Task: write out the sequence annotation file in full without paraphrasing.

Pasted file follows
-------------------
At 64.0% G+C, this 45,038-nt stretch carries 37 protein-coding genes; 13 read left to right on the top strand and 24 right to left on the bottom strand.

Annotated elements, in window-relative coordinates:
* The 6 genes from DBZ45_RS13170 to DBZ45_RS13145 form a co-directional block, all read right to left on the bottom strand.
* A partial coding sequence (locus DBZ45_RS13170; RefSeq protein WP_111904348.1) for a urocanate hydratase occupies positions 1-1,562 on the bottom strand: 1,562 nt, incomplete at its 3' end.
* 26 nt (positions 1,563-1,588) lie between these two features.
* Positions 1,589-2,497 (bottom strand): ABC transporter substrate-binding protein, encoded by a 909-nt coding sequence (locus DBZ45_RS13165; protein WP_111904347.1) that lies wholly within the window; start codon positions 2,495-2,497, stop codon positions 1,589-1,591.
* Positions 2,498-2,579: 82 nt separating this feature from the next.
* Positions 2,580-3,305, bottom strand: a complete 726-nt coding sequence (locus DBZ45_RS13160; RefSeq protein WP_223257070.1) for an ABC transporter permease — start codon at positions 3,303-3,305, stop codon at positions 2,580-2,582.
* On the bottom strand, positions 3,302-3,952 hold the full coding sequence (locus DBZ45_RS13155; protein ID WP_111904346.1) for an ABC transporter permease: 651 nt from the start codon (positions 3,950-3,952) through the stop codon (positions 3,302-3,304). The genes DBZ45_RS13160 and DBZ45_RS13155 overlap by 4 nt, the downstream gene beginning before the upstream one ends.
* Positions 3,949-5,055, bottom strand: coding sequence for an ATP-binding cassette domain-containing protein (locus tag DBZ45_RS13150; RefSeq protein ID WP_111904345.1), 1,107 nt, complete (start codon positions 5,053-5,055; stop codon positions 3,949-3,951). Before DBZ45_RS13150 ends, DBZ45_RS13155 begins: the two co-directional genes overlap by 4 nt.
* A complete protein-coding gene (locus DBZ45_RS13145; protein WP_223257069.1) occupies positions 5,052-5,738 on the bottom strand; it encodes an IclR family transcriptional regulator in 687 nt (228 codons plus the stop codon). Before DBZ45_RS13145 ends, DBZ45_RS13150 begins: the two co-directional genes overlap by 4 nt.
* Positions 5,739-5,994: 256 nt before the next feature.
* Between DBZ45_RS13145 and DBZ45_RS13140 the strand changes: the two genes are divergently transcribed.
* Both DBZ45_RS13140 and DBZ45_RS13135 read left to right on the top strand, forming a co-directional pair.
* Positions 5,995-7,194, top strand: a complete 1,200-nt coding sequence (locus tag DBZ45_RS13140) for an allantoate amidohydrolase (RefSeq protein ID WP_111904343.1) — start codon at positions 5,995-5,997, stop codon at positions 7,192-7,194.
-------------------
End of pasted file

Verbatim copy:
At 64.0% G+C, this 45,038-nt stretch carries 37 protein-coding genes; 13 read left to right on the top strand and 24 right to left on the bottom strand.

Annotated elements, in window-relative coordinates:
* The 6 genes from DBZ45_RS13170 to DBZ45_RS13145 form a co-directional block, all read right to left on the bottom strand.
* A partial coding sequence (locus DBZ45_RS13170; RefSeq protein WP_111904348.1) for a urocanate hydratase occupies positions 1-1,562 on the bottom strand: 1,562 nt, incomplete at its 3' end.
* 26 nt (positions 1,563-1,588) lie between these two features.
* Positions 1,589-2,497 (bottom strand): ABC transporter substrate-binding protein, encoded by a 909-nt coding sequence (locus DBZ45_RS13165; protein WP_111904347.1) that lies wholly within the window; start codon positions 2,495-2,497, stop codon positions 1,589-1,591.
* Positions 2,498-2,579: 82 nt separating this feature from the next.
* Positions 2,580-3,305, bottom strand: a complete 726-nt coding sequence (locus DBZ45_RS13160; RefSeq protein WP_223257070.1) for an ABC transporter permease — start codon at positions 3,303-3,305, stop codon at positions 2,580-2,582.
* On the bottom strand, positions 3,302-3,952 hold the full coding sequence (locus DBZ45_RS13155; protein ID WP_111904346.1) for an ABC transporter permease: 651 nt from the start codon (positions 3,950-3,952) through the stop codon (positions 3,302-3,304). The genes DBZ45_RS13160 and DBZ45_RS13155 overlap by 4 nt, the downstream gene beginning before the upstream one ends.
* Positions 3,949-5,055, bottom strand: coding sequence for an ATP-binding cassette domain-containing protein (locus tag DBZ45_RS13150; RefSeq protein ID WP_111904345.1), 1,107 nt, complete (start codon positions 5,053-5,055; stop codon positions 3,949-3,951). Before DBZ45_RS13150 ends, DBZ45_RS13155 begins: the two co-directional genes overlap by 4 nt.
* A complete protein-coding gene (locus DBZ45_RS13145; protein WP_223257069.1) occupies positions 5,052-5,738 on the bottom strand; it encodes an IclR family transcriptional regulator in 687 nt (228 codons plus the stop codon). Before DBZ45_RS13145 ends, DBZ45_RS13150 begins: the two co-directional genes overlap by 4 nt.
* Positions 5,739-5,994: 256 nt before the next feature.
* Between DBZ45_RS13145 and DBZ45_RS13140 the strand changes: the two genes are divergently transcribed.
* Both DBZ45_RS13140 and DBZ45_RS13135 read left to right on the top strand, forming a co-directional pair.
* Positions 5,995-7,194, top strand: a complete 1,200-nt coding sequence (locus tag DBZ45_RS13140) for an allantoate amidohydrolase (RefSeq protein ID WP_111904343.1) — start codon at positions 5,995-5,997, stop codon at positions 7,192-7,194.